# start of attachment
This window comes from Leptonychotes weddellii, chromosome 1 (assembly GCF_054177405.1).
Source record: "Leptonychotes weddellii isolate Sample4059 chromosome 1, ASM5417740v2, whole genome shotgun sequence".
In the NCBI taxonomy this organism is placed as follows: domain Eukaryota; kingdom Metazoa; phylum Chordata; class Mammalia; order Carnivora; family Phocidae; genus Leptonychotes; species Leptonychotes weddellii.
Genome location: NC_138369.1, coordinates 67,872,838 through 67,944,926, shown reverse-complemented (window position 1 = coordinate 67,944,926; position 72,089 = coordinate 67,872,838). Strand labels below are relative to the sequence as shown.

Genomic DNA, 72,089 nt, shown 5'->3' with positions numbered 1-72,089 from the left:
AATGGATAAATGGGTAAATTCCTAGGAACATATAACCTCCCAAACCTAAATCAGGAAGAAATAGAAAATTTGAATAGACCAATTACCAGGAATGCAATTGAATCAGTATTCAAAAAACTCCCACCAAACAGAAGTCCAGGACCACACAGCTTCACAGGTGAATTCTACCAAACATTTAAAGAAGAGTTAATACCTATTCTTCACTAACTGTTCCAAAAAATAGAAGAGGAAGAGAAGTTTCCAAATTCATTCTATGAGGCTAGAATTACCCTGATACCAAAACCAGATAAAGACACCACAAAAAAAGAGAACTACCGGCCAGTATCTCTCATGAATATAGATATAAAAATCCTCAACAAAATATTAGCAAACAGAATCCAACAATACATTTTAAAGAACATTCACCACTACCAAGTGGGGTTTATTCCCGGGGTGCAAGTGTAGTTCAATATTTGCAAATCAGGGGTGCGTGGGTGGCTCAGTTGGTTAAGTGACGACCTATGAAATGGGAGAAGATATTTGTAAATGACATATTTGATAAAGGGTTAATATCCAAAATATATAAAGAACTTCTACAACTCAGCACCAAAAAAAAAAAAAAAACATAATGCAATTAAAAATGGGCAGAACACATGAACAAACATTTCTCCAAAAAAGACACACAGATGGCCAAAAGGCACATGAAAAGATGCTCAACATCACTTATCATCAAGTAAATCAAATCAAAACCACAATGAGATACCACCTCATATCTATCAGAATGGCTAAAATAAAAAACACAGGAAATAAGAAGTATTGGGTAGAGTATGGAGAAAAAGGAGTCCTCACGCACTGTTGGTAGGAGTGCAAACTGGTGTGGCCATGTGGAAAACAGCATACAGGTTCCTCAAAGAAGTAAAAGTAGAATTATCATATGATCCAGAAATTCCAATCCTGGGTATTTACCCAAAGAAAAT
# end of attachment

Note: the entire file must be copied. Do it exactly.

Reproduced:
This window comes from Leptonychotes weddellii, chromosome 1 (assembly GCF_054177405.1).
Source record: "Leptonychotes weddellii isolate Sample4059 chromosome 1, ASM5417740v2, whole genome shotgun sequence".
In the NCBI taxonomy this organism is placed as follows: domain Eukaryota; kingdom Metazoa; phylum Chordata; class Mammalia; order Carnivora; family Phocidae; genus Leptonychotes; species Leptonychotes weddellii.
Genome location: NC_138369.1, coordinates 67,872,838 through 67,944,926, shown reverse-complemented (window position 1 = coordinate 67,944,926; position 72,089 = coordinate 67,872,838). Strand labels below are relative to the sequence as shown.

Genomic DNA, 72,089 nt, shown 5'->3' with positions numbered 1-72,089 from the left:
AATGGATAAATGGGTAAATTCCTAGGAACATATAACCTCCCAAACCTAAATCAGGAAGAAATAGAAAATTTGAATAGACCAATTACCAGGAATGCAATTGAATCAGTATTCAAAAAACTCCCACCAAACAGAAGTCCAGGACCACACAGCTTCACAGGTGAATTCTACCAAACATTTAAAGAAGAGTTAATACCTATTCTTCACTAACTGTTCCAAAAAATAGAAGAGGAAGAGAAGTTTCCAAATTCATTCTATGAGGCTAGAATTACCCTGATACCAAAACCAGATAAAGACACCACAAAAAAAGAGAACTACCGGCCAGTATCTCTCATGAATATAGATATAAAAATCCTCAACAAAATATTAGCAAACAGAATCCAACAATACATTTTAAAGAACATTCACCACTACCAAGTGGGGTTTATTCCCGGGGTGCAAGTGTAGTTCAATATTTGCAAATCAGGGGTGCGTGGGTGGCTCAGTTGGTTAAGTGACGACCTATGAAATGGGAGAAGATATTTGTAAATGACATATTTGATAAAGGGTTAATATCCAAAATATATAAAGAACTTCTACAACTCAGCACCAAAAAAAAAAAAAAAACATAATGCAATTAAAAATGGGCAGAACACATGAACAAACATTTCTCCAAAAAAGACACACAGATGGCCAAAAGGCACATGAAAAGATGCTCAACATCACTTATCATCAAGTAAATCAAATCAAAACCACAATGAGATACCACCTCATATCTATCAGAATGGCTAAAATAAAAAACACAGGAAATAAGAAGTATTGGGTAGAGTATGGAGAAAAAGGAGTCCTCACGCACTGTTGGTAGGAGTGCAAACTGGTGTGGCCATGTGGAAAACAGCATACAGGTTCCTCAAAGAAGTAAAAGTAGAATTATCATATGATCCAGAAATTCCAATCCTGGGTATTTACCCAAAGAAAAT